I had a good long weekend in Auckland. It wasn't exciting but that was hardly the point. Actually, when I think about it, there was some excitement on Friday night. I arrived at the All Seasons Hotel in the city at about 10:30 that night. My room was on the 15th floor of 18. On the stroke of midnight, just as I was drifting off to sleep, I got a knock on the door. It was the police. Someone had jumped (or fallen) from the floor above; I hadn't seen or heard anything so I wasn't much help to the cops. Remarkably, as I later found out, the man survived after landing on the corrugated iron roof of a four-storey building.
The next morning I woke up to read about the shooting in Denver - the so-called Batman massacre. Yet another mass shooting in America. Sadly, unless they amend the Second Amendment, there will be many more.
I caught up with Richard on Saturday; we attended the autism group along with about thirty others. It was good to see some of the old faces again as well as a few new ones. The specialist subject for July was "memorabilia". I talked very briefly about my great-grandfather's writing desk which I recently inherited. Of course for some people at the group "briefly" is an alien concept. One guy always had a habit of talking at serious length no matter what the topic; he didn't disappoint this time.
My hotel wasn't far from Skycity; that evening I wandered into the casino. The bloke from the depression group had planned to fly up and play poker so I thought I might meet him there. In the end he gave it a miss but I hung around there anyway, not putting a brass razoo on any table or in any slot machine but just watching. There's something eerily fascinating about the place. From a balcony I watched a popular game involving three dice that I hadn't seen before. The dice are placed in a kind of bell and shaken up by some Shake-o-Mat machine while people bet on an array of combinations and totals. Shake-o-Mat stops, the dice man announces "two double-five" say, he presses some buttons and the winning sections of the table (in this case "even", "big", "12" and a few others) light up. I tried to calculate the casino's edge on the various bets and saw a pattern: the bets that offer the prospect of a big win tend to give the house the biggest edge. This makes sense from the punter's perspective - he turns up with $100 for a night out and some excitement, and who knows, maybe he'll get lucky and leave with $500 or $1000; he's happy to pay a bit extra for that possibility. Taken a step further, people play Lotto because they might win life-changing amounts even though they face an "edge" of maybe 40-50%.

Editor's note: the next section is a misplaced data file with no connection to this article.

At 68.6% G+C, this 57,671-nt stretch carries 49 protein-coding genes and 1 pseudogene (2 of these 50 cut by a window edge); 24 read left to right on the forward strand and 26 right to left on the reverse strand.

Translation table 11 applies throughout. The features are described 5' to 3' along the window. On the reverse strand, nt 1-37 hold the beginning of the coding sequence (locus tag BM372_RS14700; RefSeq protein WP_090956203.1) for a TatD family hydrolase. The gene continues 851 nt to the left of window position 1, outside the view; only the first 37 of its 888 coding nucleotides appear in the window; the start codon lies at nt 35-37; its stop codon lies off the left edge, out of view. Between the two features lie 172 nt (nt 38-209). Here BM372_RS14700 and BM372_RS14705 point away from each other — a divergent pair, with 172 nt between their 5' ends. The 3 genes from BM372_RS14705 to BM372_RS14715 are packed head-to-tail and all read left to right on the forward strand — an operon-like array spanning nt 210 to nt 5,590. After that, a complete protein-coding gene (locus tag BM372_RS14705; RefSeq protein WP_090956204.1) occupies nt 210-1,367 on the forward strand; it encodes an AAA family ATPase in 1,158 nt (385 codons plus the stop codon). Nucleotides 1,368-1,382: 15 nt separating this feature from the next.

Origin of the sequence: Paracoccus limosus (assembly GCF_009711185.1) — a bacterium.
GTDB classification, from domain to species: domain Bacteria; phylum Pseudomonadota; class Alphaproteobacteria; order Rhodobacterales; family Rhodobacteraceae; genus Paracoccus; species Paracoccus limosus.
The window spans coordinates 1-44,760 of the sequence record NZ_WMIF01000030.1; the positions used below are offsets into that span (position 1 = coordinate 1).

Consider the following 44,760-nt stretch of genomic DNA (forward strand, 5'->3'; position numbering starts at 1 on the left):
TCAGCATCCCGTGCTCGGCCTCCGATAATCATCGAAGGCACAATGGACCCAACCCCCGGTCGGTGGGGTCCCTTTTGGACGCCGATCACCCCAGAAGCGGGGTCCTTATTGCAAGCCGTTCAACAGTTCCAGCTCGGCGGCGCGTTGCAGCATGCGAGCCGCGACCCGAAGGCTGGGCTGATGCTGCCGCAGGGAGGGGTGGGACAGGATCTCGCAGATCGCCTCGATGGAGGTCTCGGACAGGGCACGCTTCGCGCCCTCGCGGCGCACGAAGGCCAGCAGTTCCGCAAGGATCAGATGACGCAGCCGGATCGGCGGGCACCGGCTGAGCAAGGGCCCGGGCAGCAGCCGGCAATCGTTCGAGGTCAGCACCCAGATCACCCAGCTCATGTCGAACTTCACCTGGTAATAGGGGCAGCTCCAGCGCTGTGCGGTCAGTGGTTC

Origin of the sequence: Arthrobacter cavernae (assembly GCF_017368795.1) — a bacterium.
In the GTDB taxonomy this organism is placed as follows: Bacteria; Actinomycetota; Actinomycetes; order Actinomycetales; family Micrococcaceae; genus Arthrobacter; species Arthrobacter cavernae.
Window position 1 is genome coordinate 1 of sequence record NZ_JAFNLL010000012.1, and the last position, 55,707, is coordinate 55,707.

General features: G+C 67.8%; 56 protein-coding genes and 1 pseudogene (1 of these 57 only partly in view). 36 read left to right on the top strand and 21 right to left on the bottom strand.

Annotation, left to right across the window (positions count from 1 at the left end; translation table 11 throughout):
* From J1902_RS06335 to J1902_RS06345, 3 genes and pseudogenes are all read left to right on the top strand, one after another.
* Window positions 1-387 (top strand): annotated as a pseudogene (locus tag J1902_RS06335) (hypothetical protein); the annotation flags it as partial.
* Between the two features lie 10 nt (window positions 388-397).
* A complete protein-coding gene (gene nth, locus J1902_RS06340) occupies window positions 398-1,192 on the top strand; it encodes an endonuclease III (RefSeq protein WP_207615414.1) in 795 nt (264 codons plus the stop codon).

Sunday was a horribly wet day. I met up with the Wellington autism group's previous facilitator (she moved to Auckland six months ago); we had lunch and an interesting chat at one of the bars around Britomart. Her time in Wellington was quite a stressful one; she seems more relaxed now. I haven't got as much out of the Wellington group since she left.
That evening I had dinner at Richard's flat, a ten-minute walk from Mt Eden village. He made a tasty soup and mostly we just chatted. I'd really like him to come down this way - I offered to pay for his flight.
My hotel was just opposite the place where I worked on the earthquake claims, and I half-wished I was still working there. Sure enough as I checked out on Monday I bumped into my old boss who was on a fag break. We didn't have much of a chat - he didn't seem in the mood for it.
Later that day I caught up with Mandy, my former work colleague. She bought a property a couple of months ago. She's in a relationship with a manager at work; they must have a lot of disposable income between them. When we worked together we found solidarity in our dissatisfaction with work, but while mine was with that whole working environment, hers was specific to the company. She's since found her niche I think.
I met Richard once more before catching the 7pm plane. I took yesterday off work. In the morning I took my car into VTNZ. Some of the faults they picked up at the other place have been replaced by new ones. I might simply have to bite the bullet and pay for the repairs: not having wheels is a bigger inconvenience than I imagined.
On Friday I've got an appointment with Massey - an initial consultation before possibly getting CBT. In an attempt to make up the time I stayed late at work today (smashing my PB for the number of letters sent out on one day) and will do the same tomorrow (apart from the PB bit).
Talking of PBs, the London Olympics is almost upon us. I'll tune in for the opening ceremony - I hope that, and the rest of the games, are a resounding success. My favourite Olympics so far would be Barcelona. Perhaps that's because I was only twelve so I followed it all enthusiastically. Even now I remember who won Britain's five gold medals. (I also remember who won Britain's only gold in the following games in Atlanta. I find it laughable that the Aussies fear they might only win a dozen golds this time around.)
Here's another great song by Amadou & Mariam. Knowing a bit of French helps I guess, but it's far from mandatory.
In other news, my five-month-plus cold (which never really went away) is back :(